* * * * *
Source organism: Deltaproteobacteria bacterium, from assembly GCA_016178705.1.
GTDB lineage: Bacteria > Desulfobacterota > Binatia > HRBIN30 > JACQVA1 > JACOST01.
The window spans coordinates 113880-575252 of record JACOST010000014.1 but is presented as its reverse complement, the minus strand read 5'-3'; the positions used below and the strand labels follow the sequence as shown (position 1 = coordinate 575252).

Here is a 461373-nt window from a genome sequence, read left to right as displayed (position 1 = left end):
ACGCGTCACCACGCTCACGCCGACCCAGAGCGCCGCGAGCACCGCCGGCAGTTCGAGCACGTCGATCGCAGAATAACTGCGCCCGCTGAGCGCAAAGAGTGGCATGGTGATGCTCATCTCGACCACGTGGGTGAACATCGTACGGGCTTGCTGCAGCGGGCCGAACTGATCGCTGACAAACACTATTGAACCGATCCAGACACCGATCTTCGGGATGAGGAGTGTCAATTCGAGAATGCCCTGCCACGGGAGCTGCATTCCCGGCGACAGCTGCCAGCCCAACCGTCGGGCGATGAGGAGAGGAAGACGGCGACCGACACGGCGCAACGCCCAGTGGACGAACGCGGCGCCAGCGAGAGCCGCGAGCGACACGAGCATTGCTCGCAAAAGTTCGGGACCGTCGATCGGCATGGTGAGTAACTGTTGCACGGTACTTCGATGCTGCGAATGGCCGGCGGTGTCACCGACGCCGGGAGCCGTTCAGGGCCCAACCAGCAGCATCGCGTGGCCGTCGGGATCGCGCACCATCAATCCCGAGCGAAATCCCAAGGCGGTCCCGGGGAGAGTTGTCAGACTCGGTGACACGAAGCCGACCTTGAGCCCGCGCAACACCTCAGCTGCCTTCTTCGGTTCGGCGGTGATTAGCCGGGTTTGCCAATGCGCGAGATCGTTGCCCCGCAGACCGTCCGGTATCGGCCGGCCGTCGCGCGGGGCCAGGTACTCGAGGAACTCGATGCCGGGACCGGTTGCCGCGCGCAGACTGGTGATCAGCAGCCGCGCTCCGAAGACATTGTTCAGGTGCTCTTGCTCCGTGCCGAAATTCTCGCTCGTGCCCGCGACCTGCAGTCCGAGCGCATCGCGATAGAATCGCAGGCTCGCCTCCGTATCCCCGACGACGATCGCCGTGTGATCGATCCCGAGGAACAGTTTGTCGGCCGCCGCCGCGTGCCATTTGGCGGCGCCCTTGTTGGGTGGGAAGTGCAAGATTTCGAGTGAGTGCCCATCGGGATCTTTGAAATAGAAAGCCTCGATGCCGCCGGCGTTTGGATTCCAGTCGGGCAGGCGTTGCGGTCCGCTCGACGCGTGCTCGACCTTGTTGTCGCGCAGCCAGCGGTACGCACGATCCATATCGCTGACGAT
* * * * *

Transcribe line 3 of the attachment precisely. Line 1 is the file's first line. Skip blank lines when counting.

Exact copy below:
The window spans coordinates 113880-575252 of record JACOST010000014.1 but is presented as its reverse complement, the minus strand read 5'-3'; the positions used below and the strand labels follow the sequence as shown (position 1 = coordinate 575252).